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“Export-friendly policies required so that India becomes processing hub”
Monday, 24 October, 2022, 08 : 00 AM [IST]
World Spice Organisation (WSO) is a common platform for all stakeholders in the spice sector. It ensures food safety and sustainability of spices. Among other things, it conducts awareness and training programmes for farmers, FPOs and other stakeholders in the supply chain. Ramkumar Menon, chairman, WSO, in an email interview with Manjushree Naik talks about how the organisation is a common platform for all stakeholders, how India can become a processing hub and more. Excerpts:

WSO is a common platform for the spice industry in India. Elaborate.
Under Its National Sustainable Spice Programme (NSSP), WSO has created a platform for all stakeholders in the spice sector - farmers, processors, traders and retailers in the domestic market, exporters, government agencies involved in spices and research institutions as well as international organisations like IDH - The Sustainable Trade Initiative, GIZ, Rainforest Alliance to participate and achieve the objectives of the industry. WSO has a panel of experts drawn from the scientific and technical community whose services are utilised based on project requirements.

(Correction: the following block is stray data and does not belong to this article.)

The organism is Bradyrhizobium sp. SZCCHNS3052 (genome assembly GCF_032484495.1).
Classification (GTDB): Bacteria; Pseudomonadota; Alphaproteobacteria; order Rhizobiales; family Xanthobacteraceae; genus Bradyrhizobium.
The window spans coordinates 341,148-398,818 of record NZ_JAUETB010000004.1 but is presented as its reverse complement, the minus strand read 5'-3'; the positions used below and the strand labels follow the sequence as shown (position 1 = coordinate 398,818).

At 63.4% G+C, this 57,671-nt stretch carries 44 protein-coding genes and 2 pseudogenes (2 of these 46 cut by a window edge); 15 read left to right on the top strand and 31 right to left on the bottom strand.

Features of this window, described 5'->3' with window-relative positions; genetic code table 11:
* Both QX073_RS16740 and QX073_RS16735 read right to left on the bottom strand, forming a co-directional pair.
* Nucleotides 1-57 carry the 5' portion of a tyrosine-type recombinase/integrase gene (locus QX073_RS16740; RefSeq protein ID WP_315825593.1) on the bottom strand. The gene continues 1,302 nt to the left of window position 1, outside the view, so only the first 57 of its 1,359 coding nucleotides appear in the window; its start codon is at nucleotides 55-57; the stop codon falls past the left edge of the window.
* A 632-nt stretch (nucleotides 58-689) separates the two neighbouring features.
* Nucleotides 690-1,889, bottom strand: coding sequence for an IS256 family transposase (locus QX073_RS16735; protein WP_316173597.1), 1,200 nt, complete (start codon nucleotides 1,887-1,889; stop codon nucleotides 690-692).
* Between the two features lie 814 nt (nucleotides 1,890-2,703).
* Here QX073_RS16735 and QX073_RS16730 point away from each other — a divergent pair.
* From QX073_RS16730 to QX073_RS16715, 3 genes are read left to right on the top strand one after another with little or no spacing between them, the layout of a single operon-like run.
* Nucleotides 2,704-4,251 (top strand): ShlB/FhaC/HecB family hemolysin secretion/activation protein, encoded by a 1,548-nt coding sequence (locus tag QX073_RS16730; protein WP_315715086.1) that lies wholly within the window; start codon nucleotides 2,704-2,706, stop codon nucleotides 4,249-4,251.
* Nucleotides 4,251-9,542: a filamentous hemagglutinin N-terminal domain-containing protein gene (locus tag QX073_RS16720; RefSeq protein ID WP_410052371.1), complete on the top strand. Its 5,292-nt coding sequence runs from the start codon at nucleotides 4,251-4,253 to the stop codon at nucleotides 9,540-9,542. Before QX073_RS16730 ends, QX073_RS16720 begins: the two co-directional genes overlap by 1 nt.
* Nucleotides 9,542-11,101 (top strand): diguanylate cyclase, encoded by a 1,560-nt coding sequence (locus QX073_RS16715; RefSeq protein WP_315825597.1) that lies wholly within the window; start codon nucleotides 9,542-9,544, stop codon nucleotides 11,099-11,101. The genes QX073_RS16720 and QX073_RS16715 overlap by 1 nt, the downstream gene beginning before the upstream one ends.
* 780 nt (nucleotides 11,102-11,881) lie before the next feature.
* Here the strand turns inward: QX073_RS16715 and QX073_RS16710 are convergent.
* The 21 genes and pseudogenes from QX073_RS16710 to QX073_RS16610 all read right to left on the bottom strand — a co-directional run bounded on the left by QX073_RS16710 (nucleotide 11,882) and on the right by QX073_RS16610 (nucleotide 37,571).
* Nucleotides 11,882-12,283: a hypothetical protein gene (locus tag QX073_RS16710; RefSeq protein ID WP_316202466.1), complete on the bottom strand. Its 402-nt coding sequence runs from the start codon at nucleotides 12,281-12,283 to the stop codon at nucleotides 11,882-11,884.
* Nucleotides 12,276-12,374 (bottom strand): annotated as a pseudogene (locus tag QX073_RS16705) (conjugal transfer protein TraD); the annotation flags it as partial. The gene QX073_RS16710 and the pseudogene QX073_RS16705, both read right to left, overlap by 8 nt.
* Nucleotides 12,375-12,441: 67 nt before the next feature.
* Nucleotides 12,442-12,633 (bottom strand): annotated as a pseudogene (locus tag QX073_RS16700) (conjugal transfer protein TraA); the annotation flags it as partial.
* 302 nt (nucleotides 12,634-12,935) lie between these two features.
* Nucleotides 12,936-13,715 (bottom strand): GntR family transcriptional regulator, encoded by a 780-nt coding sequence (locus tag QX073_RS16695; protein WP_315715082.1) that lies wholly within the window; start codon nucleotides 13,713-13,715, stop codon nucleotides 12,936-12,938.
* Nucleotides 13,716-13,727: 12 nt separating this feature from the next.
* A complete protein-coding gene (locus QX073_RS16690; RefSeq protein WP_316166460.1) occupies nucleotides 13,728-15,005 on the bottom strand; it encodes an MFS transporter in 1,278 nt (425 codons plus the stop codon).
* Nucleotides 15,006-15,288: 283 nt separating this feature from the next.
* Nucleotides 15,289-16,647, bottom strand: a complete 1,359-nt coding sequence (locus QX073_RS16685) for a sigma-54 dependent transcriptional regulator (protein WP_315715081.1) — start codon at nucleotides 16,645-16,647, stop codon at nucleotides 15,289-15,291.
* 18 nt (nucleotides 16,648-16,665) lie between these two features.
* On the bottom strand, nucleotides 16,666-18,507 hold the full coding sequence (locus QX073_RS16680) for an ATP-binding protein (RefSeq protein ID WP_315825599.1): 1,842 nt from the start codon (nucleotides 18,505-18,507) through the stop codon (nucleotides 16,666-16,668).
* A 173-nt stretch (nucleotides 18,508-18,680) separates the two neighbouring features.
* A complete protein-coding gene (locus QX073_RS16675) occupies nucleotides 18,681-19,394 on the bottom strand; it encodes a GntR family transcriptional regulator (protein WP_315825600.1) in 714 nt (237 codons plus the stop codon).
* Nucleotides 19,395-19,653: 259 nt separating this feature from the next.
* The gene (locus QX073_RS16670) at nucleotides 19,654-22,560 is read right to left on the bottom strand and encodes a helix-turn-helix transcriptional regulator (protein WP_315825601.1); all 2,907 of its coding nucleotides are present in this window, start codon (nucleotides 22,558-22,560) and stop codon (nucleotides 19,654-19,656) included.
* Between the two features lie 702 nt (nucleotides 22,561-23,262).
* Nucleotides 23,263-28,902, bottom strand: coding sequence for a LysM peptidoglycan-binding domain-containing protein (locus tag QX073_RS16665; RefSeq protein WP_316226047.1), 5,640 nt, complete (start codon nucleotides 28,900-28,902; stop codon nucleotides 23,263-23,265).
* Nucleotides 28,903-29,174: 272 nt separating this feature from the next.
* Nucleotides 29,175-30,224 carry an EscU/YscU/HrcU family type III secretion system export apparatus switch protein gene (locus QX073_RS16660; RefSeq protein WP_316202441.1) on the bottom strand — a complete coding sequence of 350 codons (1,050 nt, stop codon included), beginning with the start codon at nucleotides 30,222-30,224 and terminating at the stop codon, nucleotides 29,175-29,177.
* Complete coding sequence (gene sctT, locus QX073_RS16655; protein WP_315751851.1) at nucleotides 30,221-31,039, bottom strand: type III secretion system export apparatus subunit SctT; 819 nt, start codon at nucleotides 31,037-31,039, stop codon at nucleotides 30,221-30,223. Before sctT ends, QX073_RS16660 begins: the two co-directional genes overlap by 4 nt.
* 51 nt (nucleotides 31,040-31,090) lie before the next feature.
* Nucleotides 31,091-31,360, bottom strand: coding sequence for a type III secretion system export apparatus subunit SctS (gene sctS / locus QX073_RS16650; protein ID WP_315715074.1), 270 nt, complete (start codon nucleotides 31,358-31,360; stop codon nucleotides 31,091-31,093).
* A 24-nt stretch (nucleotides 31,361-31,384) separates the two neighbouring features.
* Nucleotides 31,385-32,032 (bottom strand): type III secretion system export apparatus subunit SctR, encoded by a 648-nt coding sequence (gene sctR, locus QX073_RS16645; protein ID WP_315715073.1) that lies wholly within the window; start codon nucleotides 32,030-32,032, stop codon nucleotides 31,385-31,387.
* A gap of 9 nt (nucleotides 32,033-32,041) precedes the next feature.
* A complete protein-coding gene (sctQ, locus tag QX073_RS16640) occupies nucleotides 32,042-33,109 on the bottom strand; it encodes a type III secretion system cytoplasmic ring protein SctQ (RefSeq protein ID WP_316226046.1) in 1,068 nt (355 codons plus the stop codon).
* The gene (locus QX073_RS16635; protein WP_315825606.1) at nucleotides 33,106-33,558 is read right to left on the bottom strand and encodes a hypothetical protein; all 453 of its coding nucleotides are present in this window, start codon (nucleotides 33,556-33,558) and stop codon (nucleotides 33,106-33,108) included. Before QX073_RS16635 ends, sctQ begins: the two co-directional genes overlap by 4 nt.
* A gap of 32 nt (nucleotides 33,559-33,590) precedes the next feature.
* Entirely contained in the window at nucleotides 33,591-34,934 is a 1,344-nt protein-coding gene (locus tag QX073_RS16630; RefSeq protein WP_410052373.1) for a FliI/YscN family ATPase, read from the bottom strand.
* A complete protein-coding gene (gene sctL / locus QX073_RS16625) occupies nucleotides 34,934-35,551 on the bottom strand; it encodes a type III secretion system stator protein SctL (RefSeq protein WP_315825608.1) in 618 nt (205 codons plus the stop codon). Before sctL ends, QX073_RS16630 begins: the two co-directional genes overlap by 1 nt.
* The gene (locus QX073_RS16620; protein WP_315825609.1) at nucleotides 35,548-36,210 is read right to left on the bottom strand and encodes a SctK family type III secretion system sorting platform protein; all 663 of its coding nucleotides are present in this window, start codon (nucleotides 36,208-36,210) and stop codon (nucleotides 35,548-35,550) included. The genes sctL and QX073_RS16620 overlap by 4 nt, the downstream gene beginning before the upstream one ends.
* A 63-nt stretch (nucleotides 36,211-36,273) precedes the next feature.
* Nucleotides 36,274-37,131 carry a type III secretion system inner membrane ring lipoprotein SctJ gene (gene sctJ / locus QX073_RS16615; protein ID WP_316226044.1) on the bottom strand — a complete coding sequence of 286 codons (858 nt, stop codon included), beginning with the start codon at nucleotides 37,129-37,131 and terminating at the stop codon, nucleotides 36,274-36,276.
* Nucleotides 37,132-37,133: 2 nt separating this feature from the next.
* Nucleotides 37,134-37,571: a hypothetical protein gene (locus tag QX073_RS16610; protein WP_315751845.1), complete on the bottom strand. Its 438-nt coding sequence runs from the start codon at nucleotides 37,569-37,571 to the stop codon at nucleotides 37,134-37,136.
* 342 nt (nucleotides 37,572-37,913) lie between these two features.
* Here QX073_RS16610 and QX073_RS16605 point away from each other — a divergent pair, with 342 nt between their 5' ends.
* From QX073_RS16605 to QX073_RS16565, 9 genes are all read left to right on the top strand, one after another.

What are the objectives of the WSO? Who are the members?
The objectives of WSO are to ensure food safety and sustainability of spices. Its members range from farmer groups, traders, retailers, exporters as well as spice associations. WSO also has some overseas spice companies as members.

How closely is the body working with the world spices bodies and Indian Spices Board?    
WSO works closely with international spice bodies like the American Spice Trade Association (ASTA), European Spice Association (ESA), International Trade Centre, Geneva, Coalition for CODEX Reforms and so on. It has a close working relationship with the Indian Spices Board and the two organisations collaborate with each other on a number of projects, the main one being the National Sustainable Spice Programme (NSSP) wherein we conduct awareness and training programmes for farmers, FPOs       and other stakeholders in the supply chain about quality standards and market requirements.

Tell us about the work of Codex' CCSCH.
The Codex Committee for Spices and Culinary Herbs (CCSCH) was established in 2013 with India as the host. The Spices Board holds the secretariat of the CCSCH, it was noticed that there was a lack of harmonisation in international standards which was proving to be a hindrance to fair trade practices. The scope of work of the CCSCH is to develop quality standards for spices. Formulations of spices and culinary herbs covering physical and chemical parameters. Till date about 12 standards including pepper, cumin, thyme and ginger have been developed. Other spice standards are being taken up for evaluation and acceptance.

How big is the global spices industry and what is India's share in it? At what rate is it growing?
The global spices industry is estimated to be around US$14 billion and India's share in this is over US $4 billion -- approximately 30% of the total trade. Growth rate has been estimated to be between 4 and 5% per annum. However, with usage of spice increasing in other sectors like nutraceuticals and pharma besides food spices could grow even further in the coming years.